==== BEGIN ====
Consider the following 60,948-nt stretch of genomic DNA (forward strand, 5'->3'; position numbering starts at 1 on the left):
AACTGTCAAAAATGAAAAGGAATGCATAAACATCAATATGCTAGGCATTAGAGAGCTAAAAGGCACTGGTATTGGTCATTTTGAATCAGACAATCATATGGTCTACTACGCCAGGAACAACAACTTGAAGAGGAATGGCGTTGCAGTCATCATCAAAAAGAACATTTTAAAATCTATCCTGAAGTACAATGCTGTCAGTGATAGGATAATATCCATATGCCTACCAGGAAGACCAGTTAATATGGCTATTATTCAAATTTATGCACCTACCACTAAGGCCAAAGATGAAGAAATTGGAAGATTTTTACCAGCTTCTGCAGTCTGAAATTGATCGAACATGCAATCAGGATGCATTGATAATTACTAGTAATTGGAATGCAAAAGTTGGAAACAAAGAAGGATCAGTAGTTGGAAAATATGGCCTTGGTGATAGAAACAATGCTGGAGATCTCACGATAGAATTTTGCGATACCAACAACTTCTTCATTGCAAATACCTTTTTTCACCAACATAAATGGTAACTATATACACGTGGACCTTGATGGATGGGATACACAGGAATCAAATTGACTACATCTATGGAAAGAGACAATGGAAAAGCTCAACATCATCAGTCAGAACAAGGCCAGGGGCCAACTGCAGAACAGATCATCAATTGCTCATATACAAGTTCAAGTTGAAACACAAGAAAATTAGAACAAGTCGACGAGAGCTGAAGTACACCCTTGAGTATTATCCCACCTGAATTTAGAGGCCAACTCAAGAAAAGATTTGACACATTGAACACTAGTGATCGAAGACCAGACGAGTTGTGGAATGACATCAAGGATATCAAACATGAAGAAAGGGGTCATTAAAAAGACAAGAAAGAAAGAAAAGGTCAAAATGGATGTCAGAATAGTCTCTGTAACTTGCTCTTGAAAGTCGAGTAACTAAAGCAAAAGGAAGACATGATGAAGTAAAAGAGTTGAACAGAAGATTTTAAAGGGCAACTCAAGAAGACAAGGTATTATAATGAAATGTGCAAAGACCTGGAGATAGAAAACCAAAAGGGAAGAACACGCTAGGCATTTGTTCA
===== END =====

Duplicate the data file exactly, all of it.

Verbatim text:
Consider the following 60,948-nt stretch of genomic DNA (forward strand, 5'->3'; position numbering starts at 1 on the left):
AACTGTCAAAAATGAAAAGGAATGCATAAACATCAATATGCTAGGCATTAGAGAGCTAAAAGGCACTGGTATTGGTCATTTTGAATCAGACAATCATATGGTCTACTACGCCAGGAACAACAACTTGAAGAGGAATGGCGTTGCAGTCATCATCAAAAAGAACATTTTAAAATCTATCCTGAAGTACAATGCTGTCAGTGATAGGATAATATCCATATGCCTACCAGGAAGACCAGTTAATATGGCTATTATTCAAATTTATGCACCTACCACTAAGGCCAAAGATGAAGAAATTGGAAGATTTTTACCAGCTTCTGCAGTCTGAAATTGATCGAACATGCAATCAGGATGCATTGATAATTACTAGTAATTGGAATGCAAAAGTTGGAAACAAAGAAGGATCAGTAGTTGGAAAATATGGCCTTGGTGATAGAAACAATGCTGGAGATCTCACGATAGAATTTTGCGATACCAACAACTTCTTCATTGCAAATACCTTTTTTCACCAACATAAATGGTAACTATATACACGTGGACCTTGATGGATGGGATACACAGGAATCAAATTGACTACATCTATGGAAAGAGACAATGGAAAAGCTCAACATCATCAGTCAGAACAAGGCCAGGGGCCAACTGCAGAACAGATCATCAATTGCTCATATACAAGTTCAAGTTGAAACACAAGAAAATTAGAACAAGTCGACGAGAGCTGAAGTACACCCTTGAGTATTATCCCACCTGAATTTAGAGGCCAACTCAAGAAAAGATTTGACACATTGAACACTAGTGATCGAAGACCAGACGAGTTGTGGAATGACATCAAGGATATCAAACATGAAGAAAGGGGTCATTAAAAAGACAAGAAAGAAAGAAAAGGTCAAAATGGATGTCAGAATAGTCTCTGTAACTTGCTCTTGAAAGTCGAGTAACTAAAGCAAAAGGAAGACATGATGAAGTAAAAGAGTTGAACAGAAGATTTTAAAGGGCAACTCAAGAAGACAAGGTATTATAATGAAATGTGCAAAGACCTGGAGATAGAAAACCAAAAGGGAAGAACACGCTAGGCATTTGTTCA